Page 1

YEAR

2010

FIELD NOTES REAL SCHOOL GARDENS AN ANNUAL REPORT

THRU

2011


THIS JOURNAL BELONGS TO:

PA G E

TA B L E O F C O N T E N T S

1

Letter from the Executive Director

3

About REAL School Gardens

4-5

Building Gardens

6-7

Training Educators

8-9

Growing Successful Students

10 - 11

Financial Statement

12

Awards and Achievements

13 - 15

Donors and Contributors

16

Partners

NOTES

R E A L S C H O O L G A R D E N S S TA F F

Jeanne McCarty, Executive Director

Nancy Payne, Garden Designer

Jeff Cross, Director of Finance and Operations

Eric Vanderbeck, Educator

Scott Feille, Program Director

Sarah Darley, Grants Manager

Matt Hackler, Director of Development

Shailin Makhani, Programming and Events Coordinator

Jennifer Fitzgerald, Director of Community Relations

Kendra Lemon, Program Assistant

Ellen Robinson, Educator

REAL SCHOOL GARDENS BOARD MEMBERS

Kelly Garrett, Chair (part year), Executive Director, Rainwater Foundation Frederick G. Thompson, Chair (part year), Principal, The Communications Collaborative, LLC Delaine Eastin, California State Superintendent of Public Instruction Emerita Jeanne McCarty, Executive Director, REAL School Gardens Robert Menzi, Chief Financial Officer and Treasurer, National Fish and Wildlife Foundation


PA G E

Letter from the Executive Director

1

take a peek at REAL learning. riends and Supporters of REAL School Gardens, Imagine these pages worn—smudged with dirt and wrinkled from the Texas heat. The corners are dog-eared, the pages thick with taped-in photos and plant specimens. Written in pencil, pen, crayon—whatever was at hand out in the research field—are notes, observations, even poetry. The markings fill the lines and spill into the margins, telling stories of nature, curiosity, and imagination, and if you listen closely, you will hear the sound of children learning coming from our gardens. As one principal recently put it, “The garden makes for the best science classroom and lab.” I couldn’t agree more. Students who have been in a REAL school garden know what a science journal is, and why it is important. They know that, despite its name, it documents more than scientific data. It holds observations of nature, reflections on experiences, and discoveries of the outside world. This is our science journal, documenting our eighth year at REAL School Gardens. Here we share observations from a year in which more than 40,000 students and 2,500 educators benefitted from real-world learning opportunities in REAL school gardens. Take a peek at our accomplishments, our milestones and the unique program we have built. After eight years and 74 school partners, we’re proud to report that over 90% of the outdoor classrooms we’ve helped to establish continue to spark learning in young minds. With the success of our model, we are looking for opportunities to bring REAL School Gardens to new locations in Texas and across the country. So, thumb through these pages and you’ll see students measuring perennial beds to bring area and perimeter to life. You’ll hear students debating the relative merits of the fungus, bacteria and invertebrates at work in their compost bins. You’ll feel their excitement as they grow their own food and make new friends. And you’ll learn about the lasting impacts of our program and why we must grow it. Go ahead—turn the page. Sincerely, Jeanne McCarty, Executive Director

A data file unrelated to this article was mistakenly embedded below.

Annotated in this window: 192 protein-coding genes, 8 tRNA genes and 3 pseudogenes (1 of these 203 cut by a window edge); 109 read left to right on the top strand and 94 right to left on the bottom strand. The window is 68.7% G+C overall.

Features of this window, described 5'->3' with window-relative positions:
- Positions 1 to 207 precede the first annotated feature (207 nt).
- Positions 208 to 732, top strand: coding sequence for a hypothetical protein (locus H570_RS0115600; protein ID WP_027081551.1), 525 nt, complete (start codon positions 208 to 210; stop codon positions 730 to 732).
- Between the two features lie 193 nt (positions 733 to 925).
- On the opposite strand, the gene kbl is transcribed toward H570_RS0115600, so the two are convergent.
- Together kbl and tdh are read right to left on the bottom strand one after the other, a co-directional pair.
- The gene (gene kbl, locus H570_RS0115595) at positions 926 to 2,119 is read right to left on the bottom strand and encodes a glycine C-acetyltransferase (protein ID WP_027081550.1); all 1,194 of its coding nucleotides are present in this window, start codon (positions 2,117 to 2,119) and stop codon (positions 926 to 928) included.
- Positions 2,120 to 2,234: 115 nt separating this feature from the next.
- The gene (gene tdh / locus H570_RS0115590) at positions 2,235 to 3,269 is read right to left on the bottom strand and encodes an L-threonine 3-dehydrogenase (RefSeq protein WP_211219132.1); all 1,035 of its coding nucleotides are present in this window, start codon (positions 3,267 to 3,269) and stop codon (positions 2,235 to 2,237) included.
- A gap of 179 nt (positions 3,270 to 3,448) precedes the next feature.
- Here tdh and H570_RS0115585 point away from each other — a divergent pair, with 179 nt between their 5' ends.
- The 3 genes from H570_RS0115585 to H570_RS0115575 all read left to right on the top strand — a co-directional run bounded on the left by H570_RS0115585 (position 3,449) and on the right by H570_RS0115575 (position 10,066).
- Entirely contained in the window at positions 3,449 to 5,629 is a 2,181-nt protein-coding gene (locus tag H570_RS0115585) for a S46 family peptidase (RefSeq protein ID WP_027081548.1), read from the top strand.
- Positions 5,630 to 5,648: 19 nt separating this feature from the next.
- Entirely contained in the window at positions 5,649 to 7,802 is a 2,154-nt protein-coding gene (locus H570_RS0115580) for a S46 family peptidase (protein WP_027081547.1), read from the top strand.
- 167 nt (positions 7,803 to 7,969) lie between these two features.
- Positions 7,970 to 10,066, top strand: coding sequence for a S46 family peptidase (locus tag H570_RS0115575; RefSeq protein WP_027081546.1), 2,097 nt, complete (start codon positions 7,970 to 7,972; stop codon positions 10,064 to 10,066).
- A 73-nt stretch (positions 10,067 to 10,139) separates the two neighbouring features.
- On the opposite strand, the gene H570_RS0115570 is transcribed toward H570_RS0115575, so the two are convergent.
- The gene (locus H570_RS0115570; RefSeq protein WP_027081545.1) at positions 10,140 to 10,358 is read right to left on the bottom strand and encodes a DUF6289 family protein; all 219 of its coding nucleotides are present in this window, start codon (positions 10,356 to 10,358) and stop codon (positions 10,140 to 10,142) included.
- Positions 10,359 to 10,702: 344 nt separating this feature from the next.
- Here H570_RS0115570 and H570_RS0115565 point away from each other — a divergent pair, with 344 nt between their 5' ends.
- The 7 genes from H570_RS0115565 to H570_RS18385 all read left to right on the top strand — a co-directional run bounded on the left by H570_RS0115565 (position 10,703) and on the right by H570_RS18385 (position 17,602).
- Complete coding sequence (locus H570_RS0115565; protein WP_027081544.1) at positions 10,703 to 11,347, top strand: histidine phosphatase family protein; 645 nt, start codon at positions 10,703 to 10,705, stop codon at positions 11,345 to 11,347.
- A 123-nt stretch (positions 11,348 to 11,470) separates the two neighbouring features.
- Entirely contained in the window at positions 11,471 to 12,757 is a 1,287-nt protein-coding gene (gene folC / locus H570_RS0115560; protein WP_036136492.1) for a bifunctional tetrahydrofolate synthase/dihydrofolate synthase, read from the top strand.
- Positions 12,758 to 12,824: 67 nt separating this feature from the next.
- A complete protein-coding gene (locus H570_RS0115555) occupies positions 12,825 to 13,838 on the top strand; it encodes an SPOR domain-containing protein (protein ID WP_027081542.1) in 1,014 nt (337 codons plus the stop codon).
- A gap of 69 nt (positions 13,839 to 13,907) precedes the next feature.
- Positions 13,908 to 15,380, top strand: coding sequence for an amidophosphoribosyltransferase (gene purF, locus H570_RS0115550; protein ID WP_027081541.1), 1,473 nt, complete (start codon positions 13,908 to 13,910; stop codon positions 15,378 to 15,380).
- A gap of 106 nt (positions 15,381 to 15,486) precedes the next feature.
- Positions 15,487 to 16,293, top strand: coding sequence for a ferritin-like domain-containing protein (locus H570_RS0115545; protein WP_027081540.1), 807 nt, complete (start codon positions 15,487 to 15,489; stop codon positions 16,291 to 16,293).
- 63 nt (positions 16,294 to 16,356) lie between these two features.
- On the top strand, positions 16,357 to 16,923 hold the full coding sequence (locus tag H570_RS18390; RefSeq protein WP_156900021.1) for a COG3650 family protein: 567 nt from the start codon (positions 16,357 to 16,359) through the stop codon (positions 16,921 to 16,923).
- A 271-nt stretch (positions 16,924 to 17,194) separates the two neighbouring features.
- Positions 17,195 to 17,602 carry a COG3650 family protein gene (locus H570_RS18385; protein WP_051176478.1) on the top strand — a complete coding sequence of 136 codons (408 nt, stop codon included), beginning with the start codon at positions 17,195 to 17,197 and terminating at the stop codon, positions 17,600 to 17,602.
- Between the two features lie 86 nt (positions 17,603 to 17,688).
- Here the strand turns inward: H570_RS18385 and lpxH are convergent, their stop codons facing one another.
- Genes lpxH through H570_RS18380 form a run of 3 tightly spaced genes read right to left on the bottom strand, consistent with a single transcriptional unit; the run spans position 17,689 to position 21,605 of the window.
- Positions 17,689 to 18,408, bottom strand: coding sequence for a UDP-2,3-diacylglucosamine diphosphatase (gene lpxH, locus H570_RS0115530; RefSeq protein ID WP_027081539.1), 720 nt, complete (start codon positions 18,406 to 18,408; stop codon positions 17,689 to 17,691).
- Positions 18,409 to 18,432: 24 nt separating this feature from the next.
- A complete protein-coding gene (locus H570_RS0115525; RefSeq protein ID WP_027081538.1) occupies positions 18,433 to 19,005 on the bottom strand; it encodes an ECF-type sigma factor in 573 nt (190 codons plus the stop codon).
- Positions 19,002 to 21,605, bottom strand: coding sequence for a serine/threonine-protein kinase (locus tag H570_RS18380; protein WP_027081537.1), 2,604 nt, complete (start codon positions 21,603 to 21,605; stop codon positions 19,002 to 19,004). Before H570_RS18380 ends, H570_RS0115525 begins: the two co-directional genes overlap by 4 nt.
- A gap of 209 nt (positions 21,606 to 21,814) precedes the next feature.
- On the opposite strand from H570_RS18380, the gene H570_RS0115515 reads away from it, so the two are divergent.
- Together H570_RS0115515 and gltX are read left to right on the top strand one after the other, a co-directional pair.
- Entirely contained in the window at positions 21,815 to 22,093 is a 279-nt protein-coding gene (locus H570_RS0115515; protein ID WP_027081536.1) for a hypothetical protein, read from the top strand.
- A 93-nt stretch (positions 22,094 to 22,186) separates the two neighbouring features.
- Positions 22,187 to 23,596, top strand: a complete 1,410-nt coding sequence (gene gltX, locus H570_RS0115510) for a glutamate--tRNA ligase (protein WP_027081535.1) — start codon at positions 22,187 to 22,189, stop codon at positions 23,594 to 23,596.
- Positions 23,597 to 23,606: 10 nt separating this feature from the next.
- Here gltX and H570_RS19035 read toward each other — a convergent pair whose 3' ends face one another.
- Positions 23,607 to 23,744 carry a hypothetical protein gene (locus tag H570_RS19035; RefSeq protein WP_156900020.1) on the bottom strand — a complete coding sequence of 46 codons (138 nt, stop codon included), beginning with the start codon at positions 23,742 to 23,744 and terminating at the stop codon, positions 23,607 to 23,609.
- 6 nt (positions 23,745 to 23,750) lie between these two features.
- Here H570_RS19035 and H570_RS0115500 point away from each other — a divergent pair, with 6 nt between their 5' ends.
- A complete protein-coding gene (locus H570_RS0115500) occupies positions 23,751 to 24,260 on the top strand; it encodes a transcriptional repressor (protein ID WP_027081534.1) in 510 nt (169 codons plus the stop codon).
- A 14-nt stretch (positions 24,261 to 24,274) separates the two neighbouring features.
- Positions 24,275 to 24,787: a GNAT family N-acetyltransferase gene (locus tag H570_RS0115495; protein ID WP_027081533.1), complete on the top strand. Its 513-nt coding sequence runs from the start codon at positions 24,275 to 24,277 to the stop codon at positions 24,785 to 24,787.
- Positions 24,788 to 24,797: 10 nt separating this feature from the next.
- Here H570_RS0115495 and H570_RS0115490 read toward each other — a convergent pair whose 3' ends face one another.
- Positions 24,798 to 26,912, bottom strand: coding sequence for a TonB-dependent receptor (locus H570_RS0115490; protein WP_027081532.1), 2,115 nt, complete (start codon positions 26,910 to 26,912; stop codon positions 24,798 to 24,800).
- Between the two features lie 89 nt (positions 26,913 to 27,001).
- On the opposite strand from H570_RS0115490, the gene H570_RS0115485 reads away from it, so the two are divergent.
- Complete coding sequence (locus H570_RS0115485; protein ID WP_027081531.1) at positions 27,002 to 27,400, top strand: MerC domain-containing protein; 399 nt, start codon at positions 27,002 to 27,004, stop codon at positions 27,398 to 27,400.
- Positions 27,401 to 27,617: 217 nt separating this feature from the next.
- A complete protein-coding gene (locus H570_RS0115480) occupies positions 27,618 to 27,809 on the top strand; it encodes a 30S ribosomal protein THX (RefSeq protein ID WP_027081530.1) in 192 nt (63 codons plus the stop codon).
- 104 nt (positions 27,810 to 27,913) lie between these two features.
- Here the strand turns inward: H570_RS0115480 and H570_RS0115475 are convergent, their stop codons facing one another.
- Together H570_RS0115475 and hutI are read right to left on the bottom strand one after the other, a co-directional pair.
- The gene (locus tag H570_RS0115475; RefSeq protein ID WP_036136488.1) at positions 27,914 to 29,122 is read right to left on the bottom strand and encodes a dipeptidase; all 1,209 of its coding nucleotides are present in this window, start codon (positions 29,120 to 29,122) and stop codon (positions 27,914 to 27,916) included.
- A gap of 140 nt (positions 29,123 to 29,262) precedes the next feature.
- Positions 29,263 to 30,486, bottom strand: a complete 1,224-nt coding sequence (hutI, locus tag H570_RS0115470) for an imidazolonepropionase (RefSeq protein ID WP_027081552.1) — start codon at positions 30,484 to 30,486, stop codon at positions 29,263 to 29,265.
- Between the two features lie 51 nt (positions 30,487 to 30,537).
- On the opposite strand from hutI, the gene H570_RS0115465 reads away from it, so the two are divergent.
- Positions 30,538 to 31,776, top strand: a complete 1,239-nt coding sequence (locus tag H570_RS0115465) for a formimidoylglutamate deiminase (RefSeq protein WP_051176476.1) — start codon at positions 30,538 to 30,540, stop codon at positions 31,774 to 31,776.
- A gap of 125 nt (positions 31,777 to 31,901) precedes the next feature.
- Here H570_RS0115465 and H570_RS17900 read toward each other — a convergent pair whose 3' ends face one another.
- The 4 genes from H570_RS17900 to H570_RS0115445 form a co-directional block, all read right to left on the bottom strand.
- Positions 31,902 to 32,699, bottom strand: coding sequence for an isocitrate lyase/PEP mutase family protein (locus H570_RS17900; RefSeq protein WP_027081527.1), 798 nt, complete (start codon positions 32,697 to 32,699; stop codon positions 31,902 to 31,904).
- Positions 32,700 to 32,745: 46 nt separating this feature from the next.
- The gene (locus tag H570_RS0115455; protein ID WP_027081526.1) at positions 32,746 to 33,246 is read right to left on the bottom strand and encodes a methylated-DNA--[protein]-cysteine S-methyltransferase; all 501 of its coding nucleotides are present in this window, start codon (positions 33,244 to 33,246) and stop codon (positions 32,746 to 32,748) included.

PA G E

About REAL School Gardens

3

planting seeds for successful students Since 2003, REAL School Gardens has partnered with high-poverty elementary schools to create learning gardens that grow successful students. A program unlike any other in our field, we provide state-of-the-art outdoor classrooms along with a set of integrated services to help them thrive. Through a multi-year educator training program and active community engagement, we help our partner schools establish outdoor learning programs that last. “We tried creating a garden on our own, but were not successful,” one principal explained, “REAL School Gardens helps us make the garden a regular part of our curriculum.”

ROOTS:

STEM:

BLOSSOMS:

Design & Support

Educator Training

Successful Students

Because we are committed to

The hundreds of teachers

Through their experiences in

long-term sustainability, we

who we train annually tell

learning gardens, children

provide multi-year financial

us that our on-site, hands-

achieve :

support, community-driven

on instruction is practical,

garden design and installation,

enjoyable, and among the

• Greater gains in content knowledge and skills

year-round planting and

best they’ve ever received.

maintenance guidance, and

As a result, we ensure that

assistance in developing strong

teachers are equipped with

community partnerships.

the tools to provide

Our approach activates parent

engaging, real-world

involvement and community

learning opportunities for

investment on high-poverty

students as a regular part

elementary school campuses.

of their school day.

5

districts

74 schools

• A stronger connection to the natural world • A lifetime of healthy habits • Improved pro-social skills

2,600 40,000 stud

educator s

ents


PA G E

4

Building Gardens

creating spaces for hands-on learning Our learning gardens come to life with the active support of a diverse group of stakeholders, from teachers and principals to parents, neighbors and local businesses. While every REAL school garden includes standard features proven to spark learning across the curriculum, each school community helps design their learning garden so that it addresses the community’s unique needs and priorities.

Perennials